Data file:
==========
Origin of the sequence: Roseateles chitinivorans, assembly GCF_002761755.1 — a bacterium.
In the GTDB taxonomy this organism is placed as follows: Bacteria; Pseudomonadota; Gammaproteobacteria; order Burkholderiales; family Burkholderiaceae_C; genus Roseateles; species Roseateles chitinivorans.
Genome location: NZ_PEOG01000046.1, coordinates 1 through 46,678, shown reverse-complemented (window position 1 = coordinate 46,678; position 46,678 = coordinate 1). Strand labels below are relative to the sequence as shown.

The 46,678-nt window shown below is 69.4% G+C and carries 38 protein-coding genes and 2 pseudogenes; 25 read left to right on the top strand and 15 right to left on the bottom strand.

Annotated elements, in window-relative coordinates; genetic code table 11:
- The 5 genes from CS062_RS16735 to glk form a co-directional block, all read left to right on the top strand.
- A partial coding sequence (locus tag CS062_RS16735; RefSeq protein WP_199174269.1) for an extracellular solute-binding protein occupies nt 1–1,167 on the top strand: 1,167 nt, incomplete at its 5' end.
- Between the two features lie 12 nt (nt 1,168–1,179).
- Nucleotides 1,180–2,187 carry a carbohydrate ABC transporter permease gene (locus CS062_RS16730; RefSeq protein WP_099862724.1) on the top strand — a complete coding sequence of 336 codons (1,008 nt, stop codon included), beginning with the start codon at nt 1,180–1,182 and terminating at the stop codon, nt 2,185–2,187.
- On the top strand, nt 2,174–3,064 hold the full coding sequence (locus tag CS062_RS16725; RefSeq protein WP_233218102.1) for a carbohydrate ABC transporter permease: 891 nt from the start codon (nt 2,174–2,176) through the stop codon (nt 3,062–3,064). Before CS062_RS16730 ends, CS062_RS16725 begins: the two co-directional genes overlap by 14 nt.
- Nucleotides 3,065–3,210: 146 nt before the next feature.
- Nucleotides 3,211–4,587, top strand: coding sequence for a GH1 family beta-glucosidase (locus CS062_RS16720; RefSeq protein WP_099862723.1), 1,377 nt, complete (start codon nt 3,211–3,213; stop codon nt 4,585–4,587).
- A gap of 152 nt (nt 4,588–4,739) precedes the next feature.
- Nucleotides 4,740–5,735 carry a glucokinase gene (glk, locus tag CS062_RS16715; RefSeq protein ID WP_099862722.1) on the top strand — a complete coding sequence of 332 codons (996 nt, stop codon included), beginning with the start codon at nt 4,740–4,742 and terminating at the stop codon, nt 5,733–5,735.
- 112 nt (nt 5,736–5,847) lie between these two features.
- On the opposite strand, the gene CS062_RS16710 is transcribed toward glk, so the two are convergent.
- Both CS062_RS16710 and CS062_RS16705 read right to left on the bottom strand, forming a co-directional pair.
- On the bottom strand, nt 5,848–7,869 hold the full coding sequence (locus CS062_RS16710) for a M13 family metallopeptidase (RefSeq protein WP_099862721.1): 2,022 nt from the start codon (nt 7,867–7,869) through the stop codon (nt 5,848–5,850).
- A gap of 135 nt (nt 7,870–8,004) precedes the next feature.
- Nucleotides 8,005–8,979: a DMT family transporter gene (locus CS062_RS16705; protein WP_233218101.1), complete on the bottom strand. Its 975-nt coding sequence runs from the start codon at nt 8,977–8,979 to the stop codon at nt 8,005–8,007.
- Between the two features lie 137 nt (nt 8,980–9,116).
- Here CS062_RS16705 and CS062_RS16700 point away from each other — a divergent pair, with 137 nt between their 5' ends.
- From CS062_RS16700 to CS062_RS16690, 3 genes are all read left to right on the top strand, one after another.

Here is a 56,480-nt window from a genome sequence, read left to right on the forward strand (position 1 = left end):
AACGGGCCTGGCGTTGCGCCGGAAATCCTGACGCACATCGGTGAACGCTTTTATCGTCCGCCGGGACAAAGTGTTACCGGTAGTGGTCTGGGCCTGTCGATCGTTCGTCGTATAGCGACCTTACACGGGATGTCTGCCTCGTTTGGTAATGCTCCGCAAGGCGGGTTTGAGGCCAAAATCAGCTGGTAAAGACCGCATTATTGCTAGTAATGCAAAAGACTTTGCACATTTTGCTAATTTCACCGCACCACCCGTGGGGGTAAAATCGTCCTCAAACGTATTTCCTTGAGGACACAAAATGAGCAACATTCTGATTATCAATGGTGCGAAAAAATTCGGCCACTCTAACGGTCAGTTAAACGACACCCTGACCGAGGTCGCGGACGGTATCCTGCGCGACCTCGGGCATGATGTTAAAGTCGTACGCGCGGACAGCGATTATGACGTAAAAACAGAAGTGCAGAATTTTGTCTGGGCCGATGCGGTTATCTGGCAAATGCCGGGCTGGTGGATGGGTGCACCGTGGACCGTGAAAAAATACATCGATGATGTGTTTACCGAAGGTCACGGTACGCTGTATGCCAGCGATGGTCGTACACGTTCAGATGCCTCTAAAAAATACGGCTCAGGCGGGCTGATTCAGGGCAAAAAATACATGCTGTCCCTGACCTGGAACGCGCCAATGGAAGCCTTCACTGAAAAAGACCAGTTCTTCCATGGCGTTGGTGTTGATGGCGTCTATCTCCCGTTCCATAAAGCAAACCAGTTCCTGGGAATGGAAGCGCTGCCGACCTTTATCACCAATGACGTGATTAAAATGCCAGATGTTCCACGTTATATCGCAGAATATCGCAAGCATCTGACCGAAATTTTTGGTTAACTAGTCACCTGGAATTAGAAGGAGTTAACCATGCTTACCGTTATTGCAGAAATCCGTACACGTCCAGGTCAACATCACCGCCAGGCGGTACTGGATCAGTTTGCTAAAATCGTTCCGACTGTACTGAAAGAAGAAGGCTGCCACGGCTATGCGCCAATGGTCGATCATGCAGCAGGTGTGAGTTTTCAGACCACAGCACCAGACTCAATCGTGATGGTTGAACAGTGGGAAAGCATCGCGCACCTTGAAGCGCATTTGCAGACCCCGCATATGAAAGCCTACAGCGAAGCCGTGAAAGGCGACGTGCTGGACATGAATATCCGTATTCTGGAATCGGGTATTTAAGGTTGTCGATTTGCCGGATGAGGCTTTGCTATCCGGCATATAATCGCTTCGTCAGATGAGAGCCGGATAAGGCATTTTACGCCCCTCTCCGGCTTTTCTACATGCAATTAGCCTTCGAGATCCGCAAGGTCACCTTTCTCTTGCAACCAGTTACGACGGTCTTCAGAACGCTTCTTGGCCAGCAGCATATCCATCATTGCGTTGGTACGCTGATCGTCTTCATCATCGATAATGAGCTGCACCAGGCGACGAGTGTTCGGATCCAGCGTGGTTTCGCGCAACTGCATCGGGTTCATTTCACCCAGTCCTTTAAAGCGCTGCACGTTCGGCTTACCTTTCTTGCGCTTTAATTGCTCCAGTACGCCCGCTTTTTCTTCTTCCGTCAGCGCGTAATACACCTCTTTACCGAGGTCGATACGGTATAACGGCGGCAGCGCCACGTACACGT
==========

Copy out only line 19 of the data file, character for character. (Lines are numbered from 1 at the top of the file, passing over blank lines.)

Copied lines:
- A gap of 135 nt (nt 7,870–8,004) precedes the next feature.